Audio processor 34 provides audible information regarding the current lymphedema treatment, alarm triggers and conditions and instructions about the use of the apparatus. A keypad 35 integrated into the apparatus permits entry of various commands such as starting and stopping the lymphedema treatment, accessing the status of the apparatus and the lymphedema treatment and adjusting the audio volume, as mere examples. However, keypad 35 does not permit modification of the treatment protocol variables. A display 36 attached to the device displays visual information about the lymphedema treatment status, treatment parameters, alarm conditions, etc. EC 26 also has wired and wireless communication interfaces (such as RS232, RS485, USB, LIN) to enable communication with an additional computer or PDA. A graphical user interface (GUI) (not shown) which is only accessible by service technicians permits reading, setting and modifying various hardware related parameters of the LCS 28 such as the number of chambers in the sleeve to be used, pressure sensors calibration, parameters related to the servo control of the pressure in chambers. Another GUI, only accessible to a physician and lymphedema therapy specialists permits adding, deleting and changing the treatment protocols. The wireless interface (such as Zigbee or proprietary protocols) allows the use of a handheld remote control which can initiate all the commands available using of the keypad. This makes the apparatus very easy to use since the apparatus does not have to be within physical reach of the patient. A hand held remote can also undertake the same functions as keypad 35, display 36 and audio processing 34. EC 26 includes circuitry 39 to turn all the valves and pump on and off as desired as well as circuitry (39) to monitor pressure transducers that measure pressure in each chamber. EC 26 further includes circuitry 38 that provides for application of low voltage AC/DC, pulsed and non-pulsed prescribed electrical signals to the electrodes 14 embedded into the sleeve 16 that come in contact with the skin of the patient. A suitable conductive gel may be applied to the skin of the patient before the sleeve is attached so as to provide good electrical contact between electrodes 14 and the patient's skin. The gel provides for enhanced interferential therapy applied to the extremity to which the sleeve 16 is wrapped around. The EC 26 provides performance of quantitative biological impedance measurements to monitor the effectiveness of compression and interferential therapies and assessment of the lymphedema condition.
  • [0035]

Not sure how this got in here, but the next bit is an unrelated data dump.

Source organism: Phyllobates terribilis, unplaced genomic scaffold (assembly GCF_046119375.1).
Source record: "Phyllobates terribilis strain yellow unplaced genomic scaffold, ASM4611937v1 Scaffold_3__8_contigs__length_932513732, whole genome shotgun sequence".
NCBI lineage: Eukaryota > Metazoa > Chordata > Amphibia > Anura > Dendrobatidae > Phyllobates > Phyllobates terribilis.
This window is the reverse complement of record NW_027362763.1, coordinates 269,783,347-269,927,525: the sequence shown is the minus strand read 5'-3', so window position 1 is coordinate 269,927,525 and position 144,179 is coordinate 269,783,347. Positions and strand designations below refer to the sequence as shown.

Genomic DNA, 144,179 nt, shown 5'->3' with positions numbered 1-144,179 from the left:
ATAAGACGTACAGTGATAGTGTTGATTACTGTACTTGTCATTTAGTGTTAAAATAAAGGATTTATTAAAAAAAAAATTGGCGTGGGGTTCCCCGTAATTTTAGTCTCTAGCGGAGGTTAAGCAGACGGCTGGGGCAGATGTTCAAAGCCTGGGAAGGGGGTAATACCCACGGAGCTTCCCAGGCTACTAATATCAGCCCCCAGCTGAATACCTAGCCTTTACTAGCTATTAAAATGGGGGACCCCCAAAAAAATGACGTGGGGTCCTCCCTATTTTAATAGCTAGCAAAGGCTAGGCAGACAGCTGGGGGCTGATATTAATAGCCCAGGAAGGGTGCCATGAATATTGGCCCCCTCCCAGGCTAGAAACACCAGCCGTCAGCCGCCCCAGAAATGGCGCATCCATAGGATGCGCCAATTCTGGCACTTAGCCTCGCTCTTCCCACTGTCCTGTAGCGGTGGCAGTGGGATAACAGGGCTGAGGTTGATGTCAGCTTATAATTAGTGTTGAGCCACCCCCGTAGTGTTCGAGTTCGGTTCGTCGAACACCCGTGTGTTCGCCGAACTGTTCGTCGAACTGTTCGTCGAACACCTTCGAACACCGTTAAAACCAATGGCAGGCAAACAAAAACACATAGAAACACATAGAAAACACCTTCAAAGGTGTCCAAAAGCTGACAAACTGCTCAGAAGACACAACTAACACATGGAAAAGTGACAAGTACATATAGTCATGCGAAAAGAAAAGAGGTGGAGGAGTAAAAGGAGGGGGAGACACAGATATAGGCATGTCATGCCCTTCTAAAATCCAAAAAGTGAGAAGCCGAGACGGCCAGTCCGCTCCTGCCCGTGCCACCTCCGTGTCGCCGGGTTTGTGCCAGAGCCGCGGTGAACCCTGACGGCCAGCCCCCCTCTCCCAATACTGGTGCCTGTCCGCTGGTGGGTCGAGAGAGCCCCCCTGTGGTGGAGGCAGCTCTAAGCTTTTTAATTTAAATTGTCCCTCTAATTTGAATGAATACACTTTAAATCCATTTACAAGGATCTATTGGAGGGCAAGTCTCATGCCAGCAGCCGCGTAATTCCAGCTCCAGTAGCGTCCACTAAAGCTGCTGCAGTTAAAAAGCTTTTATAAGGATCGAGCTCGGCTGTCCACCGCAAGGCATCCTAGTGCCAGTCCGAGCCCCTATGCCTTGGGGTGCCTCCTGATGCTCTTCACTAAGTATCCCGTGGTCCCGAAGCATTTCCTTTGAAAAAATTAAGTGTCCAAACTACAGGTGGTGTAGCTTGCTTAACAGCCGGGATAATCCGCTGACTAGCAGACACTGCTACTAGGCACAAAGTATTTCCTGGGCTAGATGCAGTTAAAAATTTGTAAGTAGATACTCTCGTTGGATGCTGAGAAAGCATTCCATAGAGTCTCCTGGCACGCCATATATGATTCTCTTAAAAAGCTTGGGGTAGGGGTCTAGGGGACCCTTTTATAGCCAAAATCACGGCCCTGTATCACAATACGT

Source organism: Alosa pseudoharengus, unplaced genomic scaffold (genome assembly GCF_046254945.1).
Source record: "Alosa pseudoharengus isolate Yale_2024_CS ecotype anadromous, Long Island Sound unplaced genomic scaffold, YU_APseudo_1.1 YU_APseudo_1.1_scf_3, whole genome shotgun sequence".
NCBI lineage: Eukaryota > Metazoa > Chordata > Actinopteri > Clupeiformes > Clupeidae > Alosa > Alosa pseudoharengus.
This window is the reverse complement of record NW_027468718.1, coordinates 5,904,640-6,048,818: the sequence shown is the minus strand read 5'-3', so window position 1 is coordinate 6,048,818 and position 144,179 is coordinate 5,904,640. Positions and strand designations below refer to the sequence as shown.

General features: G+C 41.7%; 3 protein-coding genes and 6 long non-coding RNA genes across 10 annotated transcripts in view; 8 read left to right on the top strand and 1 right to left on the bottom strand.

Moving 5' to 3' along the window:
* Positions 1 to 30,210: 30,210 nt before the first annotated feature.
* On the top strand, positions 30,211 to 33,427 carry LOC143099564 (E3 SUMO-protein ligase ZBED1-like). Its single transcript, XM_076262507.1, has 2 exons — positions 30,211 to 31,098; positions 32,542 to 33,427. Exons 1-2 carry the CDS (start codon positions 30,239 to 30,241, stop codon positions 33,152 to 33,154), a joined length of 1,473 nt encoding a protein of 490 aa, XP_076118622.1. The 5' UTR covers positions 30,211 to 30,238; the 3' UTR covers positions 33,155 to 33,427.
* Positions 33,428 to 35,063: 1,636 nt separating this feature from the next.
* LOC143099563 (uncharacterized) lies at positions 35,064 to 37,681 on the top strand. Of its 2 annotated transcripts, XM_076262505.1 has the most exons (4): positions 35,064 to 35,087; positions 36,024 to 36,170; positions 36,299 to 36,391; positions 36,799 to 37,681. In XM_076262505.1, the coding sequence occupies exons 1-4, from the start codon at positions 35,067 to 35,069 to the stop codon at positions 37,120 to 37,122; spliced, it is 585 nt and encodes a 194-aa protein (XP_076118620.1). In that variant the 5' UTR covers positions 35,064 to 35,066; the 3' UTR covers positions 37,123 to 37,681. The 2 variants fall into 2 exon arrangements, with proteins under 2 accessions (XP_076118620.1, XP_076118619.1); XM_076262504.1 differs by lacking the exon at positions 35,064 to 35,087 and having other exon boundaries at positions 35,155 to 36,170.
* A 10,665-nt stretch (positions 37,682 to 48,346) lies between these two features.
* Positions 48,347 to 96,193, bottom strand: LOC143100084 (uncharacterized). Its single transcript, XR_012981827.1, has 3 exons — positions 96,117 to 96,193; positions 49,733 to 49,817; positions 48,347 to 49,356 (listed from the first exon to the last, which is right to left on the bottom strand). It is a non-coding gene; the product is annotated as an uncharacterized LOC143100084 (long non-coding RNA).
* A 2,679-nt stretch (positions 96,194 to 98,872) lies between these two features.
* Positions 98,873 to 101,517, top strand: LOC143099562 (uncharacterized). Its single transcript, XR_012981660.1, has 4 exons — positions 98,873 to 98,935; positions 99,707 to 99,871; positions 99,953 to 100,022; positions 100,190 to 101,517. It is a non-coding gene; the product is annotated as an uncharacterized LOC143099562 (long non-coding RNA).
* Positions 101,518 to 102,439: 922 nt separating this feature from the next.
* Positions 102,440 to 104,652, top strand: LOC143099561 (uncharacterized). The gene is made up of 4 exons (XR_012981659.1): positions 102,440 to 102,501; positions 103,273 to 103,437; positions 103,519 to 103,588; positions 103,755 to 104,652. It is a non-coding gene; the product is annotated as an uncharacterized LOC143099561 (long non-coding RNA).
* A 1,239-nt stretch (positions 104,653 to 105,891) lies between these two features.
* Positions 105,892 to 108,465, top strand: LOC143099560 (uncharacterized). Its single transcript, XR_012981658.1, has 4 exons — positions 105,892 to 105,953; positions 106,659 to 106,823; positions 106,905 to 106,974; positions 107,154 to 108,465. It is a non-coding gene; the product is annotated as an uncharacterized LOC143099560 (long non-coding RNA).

A block diagram of a pneumatic manifold 27 is shown in FIG. 6 c. The output port 63 of a pneumatic pump 40 is attached to a manifold duct 67. The input port 64 of the pump 40 is pneumatically connected to a particulate filter 41 and a muffler 42. The particulate filter 41 is configured to prevent any particulate matter from entering the manifold 27 and the muffler 42 is configured to minimize any noise generated by the air flow to the manifold 27. A two port, normally closed solenoid valve, identified as inflation/deflation (I/D) valve 43 is positioned between the pump 40 through duct 67 and the first chamber (CHN 1) of the sleeve 16 or sleeve 22 as the case may be. In a similar arrangement, I/D valves 44-50 are positioned between the pump 40 through duct 67 and sleeve chambers CHN 2-8, respectively. Although an eight chamber sleeve has been described herein, it is to be understood that the number of channels, greater than one, is a design choice and may be altered depending upon use considerations. As discussed and shown in FIG. 6 c, one port of I/D valve 43 is pneumatically connected to duct 67 in the manifold and the other port of I/D valve 43 is connected to duct 68 in the manifold which is pneumatically connected to CHN 1 of sleeve 16. In a similar arrangement, I/D valves 44-50 are connected to ducts 69-75 respectively which in turn are pneumatically connected to sleeve CHN's 2-8, respectively. The I/D valve of each sleeve chamber 9 permits inflation/deflation of the respective sleeve chamber. A temperature compensated pressure transducer 54 is pneumatically connected to duct 68. Duct 68 in turn, is connected to CHN 1 of sleeve 16 through a multiport connector 62 and multi-lumen tubing 63. Pressure transducer 54 permits monitoring of the pressure inside chamber 1 (CHN 1) so that EC 26 may cause the respective chamber pressure to be maintained at its prescribed value during a treatment protocol. In a similar arrangement pressure transducers 55-61 are connected to ducts 69-75 respectively for monitoring the pressure in CHN's 2-8, respectively. Also in a similar arrangement ducts 69-75 are connected, through multiport connector 62 to multi-lumen tubing 63 which connects to CHN's 2-8, respectively. A two port, normally closed purge valve 51 is also pneumatically connected to manifold 27. The purge valve 51 has a valve orifice, through which air flows, that has a cross-sectional area about 5 times larger than the cross-sectional area of the orifice of I/D valve 43. Accordingly, the purge valve 51 is capable of providing rapid discharge of air in the manifold 27 to the ambient environment. As noted, one port of the purge valve 51 is pneumatically connected to the duct 67 of manifold 27 while the other port of the purge valve discharges into the ambient environment 76. Under the control of EC 26, the purge valve 51 provides for rapid and complete deflation of the sleeve chambers. A two port, normally closed tuning valve 52, is also pneumatically connected to the manifold 27. The cross-sectional area of the tuning valve orifice is about 5 times smaller than the cross-sectional area of the orifice of I/D valve 43. The tuning valve 52 provides for removal of small amounts of air from the sleeve chamber/s to adjust the air pressure in the chamber/s to a prescribed value. The tuning valve 52, due to its small orifice, provides for better control of the amount of air removed from the sleeve chamber/s compared to purge valve 51. A mechanical over-pressure relief valve 53 is pneumatically connected the manifold 27. The input port 65 of the over-pressure relief valve 53 is pneumatically connected to duct 67 and the output port 66 of the over-pressure relief valve 53 discharges into the ambient environment 76. The over-pressure relief valve 53 provides for a fail-safe operation in cases of malfunction of the pneumatic system.